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Taxonomic distinctness and species richness as measures of functional structure in bird assemblages

von Euler, F and Svensson, Sören LU (2001) In Oecologia 129(2). p.304-311
Abstract
Most traditional "biodiversity" indices have an uncertain ecological interpretation, unfavourable sampling properties, and excessive data requirements. A new index of taxonomic distinctness (the average evolutionary distance between species in an assemblage) has many advantages over traditional measures, but its ecological interpretation remains unclear. We used published behavioural species data in conjunction with bird atlas data to quantify simple functional metrics (the fraction of species engaged in non-competitive interactions, and the average between-species disparity in habitat preferences) for breeding-bird assemblages in Europe and North America. We then analysed correlations of functional metrics with taxonomic distinctness and... (More)
Most traditional "biodiversity" indices have an uncertain ecological interpretation, unfavourable sampling properties, and excessive data requirements. A new index of taxonomic distinctness (the average evolutionary distance between species in an assemblage) has many advantages over traditional measures, but its ecological interpretation remains unclear. We used published behavioural species data in conjunction with bird atlas data to quantify simple functional metrics (the fraction of species engaged in non-competitive interactions, and the average between-species disparity in habitat preferences) for breeding-bird assemblages in Europe and North America. We then analysed correlations of functional metrics with taxonomic distinctness and species richness, respectively. All functional metrics had weak, positive correlations with species richness. In contrast, correlations between functional metrics and taxonomic distinctness ranged from slightly negative to strongly positive, depending on the relative habitat heterogeneity, and on the resource involved in the between-species interaction. Strong positive correlations between taxonomic distinctness and the fraction of interactive species occurred for resources with few producer species per consumer species, and we suggest that taxonomic distinctness is consistently correlated with conservation worth. With its favourable sampling properties and data requirements, this taxonomic distinctness measure is a promising tool for biodiversity research and for environmental monitoring and management. (Less)
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author
organization
publishing date
type
Contribution to journal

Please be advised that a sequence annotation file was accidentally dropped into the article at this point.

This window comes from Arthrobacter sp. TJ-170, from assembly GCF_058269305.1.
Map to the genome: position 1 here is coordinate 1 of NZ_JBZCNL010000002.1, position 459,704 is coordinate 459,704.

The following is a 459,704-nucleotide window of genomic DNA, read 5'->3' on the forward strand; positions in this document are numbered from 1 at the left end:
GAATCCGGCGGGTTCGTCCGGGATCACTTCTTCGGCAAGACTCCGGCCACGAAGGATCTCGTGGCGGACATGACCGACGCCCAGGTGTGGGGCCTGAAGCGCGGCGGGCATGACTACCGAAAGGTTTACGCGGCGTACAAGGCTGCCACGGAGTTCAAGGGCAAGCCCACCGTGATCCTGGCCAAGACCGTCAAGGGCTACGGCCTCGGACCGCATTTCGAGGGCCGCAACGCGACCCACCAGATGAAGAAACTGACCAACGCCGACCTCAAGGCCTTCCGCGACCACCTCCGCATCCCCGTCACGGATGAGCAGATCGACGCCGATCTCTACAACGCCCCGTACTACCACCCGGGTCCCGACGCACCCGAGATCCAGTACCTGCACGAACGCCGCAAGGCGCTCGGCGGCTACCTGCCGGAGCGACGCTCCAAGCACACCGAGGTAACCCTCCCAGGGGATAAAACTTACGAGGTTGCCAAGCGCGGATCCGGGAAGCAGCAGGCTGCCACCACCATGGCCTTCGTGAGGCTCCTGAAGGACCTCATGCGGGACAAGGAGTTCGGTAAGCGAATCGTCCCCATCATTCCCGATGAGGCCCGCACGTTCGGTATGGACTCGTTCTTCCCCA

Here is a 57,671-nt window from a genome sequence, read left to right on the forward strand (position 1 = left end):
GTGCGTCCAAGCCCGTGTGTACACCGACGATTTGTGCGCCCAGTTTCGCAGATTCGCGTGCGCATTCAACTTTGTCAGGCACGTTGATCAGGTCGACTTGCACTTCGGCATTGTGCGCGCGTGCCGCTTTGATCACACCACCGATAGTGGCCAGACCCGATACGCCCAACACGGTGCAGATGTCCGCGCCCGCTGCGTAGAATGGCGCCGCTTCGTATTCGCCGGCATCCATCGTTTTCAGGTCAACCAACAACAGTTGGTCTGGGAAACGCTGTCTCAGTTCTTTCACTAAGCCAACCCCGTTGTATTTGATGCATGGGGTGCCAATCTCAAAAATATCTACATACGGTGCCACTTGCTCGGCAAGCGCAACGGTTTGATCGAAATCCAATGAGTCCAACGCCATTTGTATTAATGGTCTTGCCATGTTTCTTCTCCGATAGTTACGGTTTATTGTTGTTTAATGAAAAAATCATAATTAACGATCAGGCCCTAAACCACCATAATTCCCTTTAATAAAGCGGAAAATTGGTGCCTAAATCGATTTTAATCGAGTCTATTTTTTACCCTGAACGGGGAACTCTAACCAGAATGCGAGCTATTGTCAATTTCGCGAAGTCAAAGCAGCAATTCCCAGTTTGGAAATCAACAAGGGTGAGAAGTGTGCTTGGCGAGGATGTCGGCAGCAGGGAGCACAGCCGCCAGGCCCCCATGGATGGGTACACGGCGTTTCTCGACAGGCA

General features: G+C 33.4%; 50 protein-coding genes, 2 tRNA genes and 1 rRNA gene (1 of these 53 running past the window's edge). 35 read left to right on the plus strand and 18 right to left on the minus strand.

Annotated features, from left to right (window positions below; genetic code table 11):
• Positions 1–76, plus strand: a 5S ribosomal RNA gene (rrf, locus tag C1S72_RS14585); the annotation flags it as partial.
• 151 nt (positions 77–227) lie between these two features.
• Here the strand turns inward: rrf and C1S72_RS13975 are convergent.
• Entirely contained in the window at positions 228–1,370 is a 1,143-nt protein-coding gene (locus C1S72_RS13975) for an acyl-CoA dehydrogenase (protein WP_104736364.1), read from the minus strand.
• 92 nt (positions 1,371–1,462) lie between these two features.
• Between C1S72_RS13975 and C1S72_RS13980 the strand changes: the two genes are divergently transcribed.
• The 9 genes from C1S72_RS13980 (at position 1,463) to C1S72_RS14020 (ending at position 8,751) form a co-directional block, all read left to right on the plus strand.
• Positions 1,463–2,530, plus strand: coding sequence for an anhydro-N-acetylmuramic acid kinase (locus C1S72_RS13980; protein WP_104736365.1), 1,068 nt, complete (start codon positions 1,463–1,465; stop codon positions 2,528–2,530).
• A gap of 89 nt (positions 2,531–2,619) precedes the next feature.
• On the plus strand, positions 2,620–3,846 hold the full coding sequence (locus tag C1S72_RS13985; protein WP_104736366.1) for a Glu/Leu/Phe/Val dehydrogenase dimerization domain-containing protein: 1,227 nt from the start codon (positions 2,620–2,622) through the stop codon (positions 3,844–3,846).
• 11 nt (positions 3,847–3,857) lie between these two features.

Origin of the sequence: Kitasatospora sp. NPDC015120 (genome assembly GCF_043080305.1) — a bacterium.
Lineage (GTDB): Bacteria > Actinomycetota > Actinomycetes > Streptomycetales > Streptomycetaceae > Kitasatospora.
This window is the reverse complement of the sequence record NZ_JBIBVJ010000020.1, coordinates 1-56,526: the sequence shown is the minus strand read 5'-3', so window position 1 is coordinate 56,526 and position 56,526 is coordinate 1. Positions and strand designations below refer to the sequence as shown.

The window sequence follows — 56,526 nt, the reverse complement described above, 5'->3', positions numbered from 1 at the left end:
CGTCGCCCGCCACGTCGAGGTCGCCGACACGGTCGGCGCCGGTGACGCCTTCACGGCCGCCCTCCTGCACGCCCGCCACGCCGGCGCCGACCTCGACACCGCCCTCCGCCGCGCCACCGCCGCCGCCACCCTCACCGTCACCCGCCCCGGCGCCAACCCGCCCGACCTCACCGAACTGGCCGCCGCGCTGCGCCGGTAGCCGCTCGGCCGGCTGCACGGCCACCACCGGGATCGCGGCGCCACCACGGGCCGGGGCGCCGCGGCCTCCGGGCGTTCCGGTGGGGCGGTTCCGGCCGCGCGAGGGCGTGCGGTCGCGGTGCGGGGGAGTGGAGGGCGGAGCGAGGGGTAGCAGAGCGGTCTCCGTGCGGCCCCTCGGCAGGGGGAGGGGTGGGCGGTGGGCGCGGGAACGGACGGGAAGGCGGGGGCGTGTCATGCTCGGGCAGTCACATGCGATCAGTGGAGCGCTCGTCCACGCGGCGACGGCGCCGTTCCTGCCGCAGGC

publication status
published
subject
in
Oecologia
volume
129
issue
2
pages
304 - 311
publisher
Springer
external identifiers
  • scopus:0034773336
ISSN
1432-1939
DOI
10.1007/s004420100732
language
English
LU publication?
yes
id
8816b441-0dc0-4e9c-ab9a-a22e922849c4 (old id 145697)
date added to LUP
2007-06-26 13:00:47
date last changed
2018-01-07 06:19:46
@article{8816b441-0dc0-4e9c-ab9a-a22e922849c4,
  abstract     = {Most traditional "biodiversity" indices have an uncertain ecological interpretation, unfavourable sampling properties, and excessive data requirements. A new index of taxonomic distinctness (the average evolutionary distance between species in an assemblage) has many advantages over traditional measures, but its ecological interpretation remains unclear. We used published behavioural species data in conjunction with bird atlas data to quantify simple functional metrics (the fraction of species engaged in non-competitive interactions, and the average between-species disparity in habitat preferences) for breeding-bird assemblages in Europe and North America. We then analysed correlations of functional metrics with taxonomic distinctness and species richness, respectively. All functional metrics had weak, positive correlations with species richness. In contrast, correlations between functional metrics and taxonomic distinctness ranged from slightly negative to strongly positive, depending on the relative habitat heterogeneity, and on the resource involved in the between-species interaction. Strong positive correlations between taxonomic distinctness and the fraction of interactive species occurred for resources with few producer species per consumer species, and we suggest that taxonomic distinctness is consistently correlated with conservation worth. With its favourable sampling properties and data requirements, this taxonomic distinctness measure is a promising tool for biodiversity research and for environmental monitoring and management.},
  author       = {von Euler, F and Svensson, Sören},
  issn         = {1432-1939},
  language     = {eng},
  number       = {2},
  pages        = {304--311},
  publisher    = {Springer},
  series       = {Oecologia},
  title        = {Taxonomic distinctness and species richness as measures of functional structure in bird assemblages},
  url          = {http://dx.doi.org/10.1007/s004420100732},
  volume       = {129},
  year         = {2001},
}